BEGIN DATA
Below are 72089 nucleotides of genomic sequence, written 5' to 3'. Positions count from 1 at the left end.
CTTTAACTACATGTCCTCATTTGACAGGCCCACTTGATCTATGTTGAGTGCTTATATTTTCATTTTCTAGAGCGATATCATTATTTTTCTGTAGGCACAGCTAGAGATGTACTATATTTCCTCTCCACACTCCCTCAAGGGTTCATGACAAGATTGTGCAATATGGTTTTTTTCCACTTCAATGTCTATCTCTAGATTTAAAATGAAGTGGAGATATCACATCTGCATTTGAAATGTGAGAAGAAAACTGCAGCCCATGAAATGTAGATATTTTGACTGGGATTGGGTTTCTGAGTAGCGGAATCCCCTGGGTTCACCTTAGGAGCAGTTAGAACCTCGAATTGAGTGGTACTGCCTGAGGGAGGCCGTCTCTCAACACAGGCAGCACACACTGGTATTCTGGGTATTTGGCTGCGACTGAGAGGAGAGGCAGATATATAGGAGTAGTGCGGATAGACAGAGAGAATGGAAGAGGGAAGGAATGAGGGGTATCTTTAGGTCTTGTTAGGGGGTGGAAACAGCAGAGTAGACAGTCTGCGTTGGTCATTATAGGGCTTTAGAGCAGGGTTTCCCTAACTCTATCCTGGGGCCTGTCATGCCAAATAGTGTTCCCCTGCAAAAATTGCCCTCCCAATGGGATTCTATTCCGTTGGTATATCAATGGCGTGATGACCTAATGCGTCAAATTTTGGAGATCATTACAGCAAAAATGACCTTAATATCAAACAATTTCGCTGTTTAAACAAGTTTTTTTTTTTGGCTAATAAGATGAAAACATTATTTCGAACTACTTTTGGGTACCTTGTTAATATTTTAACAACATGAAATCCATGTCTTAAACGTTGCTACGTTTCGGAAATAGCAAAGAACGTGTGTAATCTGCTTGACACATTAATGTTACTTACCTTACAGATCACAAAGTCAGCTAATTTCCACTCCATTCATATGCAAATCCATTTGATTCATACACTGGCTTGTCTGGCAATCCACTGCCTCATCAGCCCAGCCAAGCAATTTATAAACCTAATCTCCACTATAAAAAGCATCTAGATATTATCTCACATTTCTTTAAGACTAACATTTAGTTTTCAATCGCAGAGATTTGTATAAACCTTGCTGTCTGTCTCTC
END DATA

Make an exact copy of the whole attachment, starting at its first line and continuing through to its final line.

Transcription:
Below are 72089 nucleotides of genomic sequence, written 5' to 3'. Positions count from 1 at the left end.
CTTTAACTACATGTCCTCATTTGACAGGCCCACTTGATCTATGTTGAGTGCTTATATTTTCATTTTCTAGAGCGATATCATTATTTTTCTGTAGGCACAGCTAGAGATGTACTATATTTCCTCTCCACACTCCCTCAAGGGTTCATGACAAGATTGTGCAATATGGTTTTTTTCCACTTCAATGTCTATCTCTAGATTTAAAATGAAGTGGAGATATCACATCTGCATTTGAAATGTGAGAAGAAAACTGCAGCCCATGAAATGTAGATATTTTGACTGGGATTGGGTTTCTGAGTAGCGGAATCCCCTGGGTTCACCTTAGGAGCAGTTAGAACCTCGAATTGAGTGGTACTGCCTGAGGGAGGCCGTCTCTCAACACAGGCAGCACACACTGGTATTCTGGGTATTTGGCTGCGACTGAGAGGAGAGGCAGATATATAGGAGTAGTGCGGATAGACAGAGAGAATGGAAGAGGGAAGGAATGAGGGGTATCTTTAGGTCTTGTTAGGGGGTGGAAACAGCAGAGTAGACAGTCTGCGTTGGTCATTATAGGGCTTTAGAGCAGGGTTTCCCTAACTCTATCCTGGGGCCTGTCATGCCAAATAGTGTTCCCCTGCAAAAATTGCCCTCCCAATGGGATTCTATTCCGTTGGTATATCAATGGCGTGATGACCTAATGCGTCAAATTTTGGAGATCATTACAGCAAAAATGACCTTAATATCAAACAATTTCGCTGTTTAAACAAGTTTTTTTTTTTGGCTAATAAGATGAAAACATTATTTCGAACTACTTTTGGGTACCTTGTTAATATTTTAACAACATGAAATCCATGTCTTAAACGTTGCTACGTTTCGGAAATAGCAAAGAACGTGTGTAATCTGCTTGACACATTAATGTTACTTACCTTACAGATCACAAAGTCAGCTAATTTCCACTCCATTCATATGCAAATCCATTTGATTCATACACTGGCTTGTCTGGCAATCCACTGCCTCATCAGCCCAGCCAAGCAATTTATAAACCTAATCTCCACTATAAAAAGCATCTAGATATTATCTCACATTTCTTTAAGACTAACATTTAGTTTTCAATCGCAGAGATTTGTATAAACCTTGCTGTCTGTCTCTC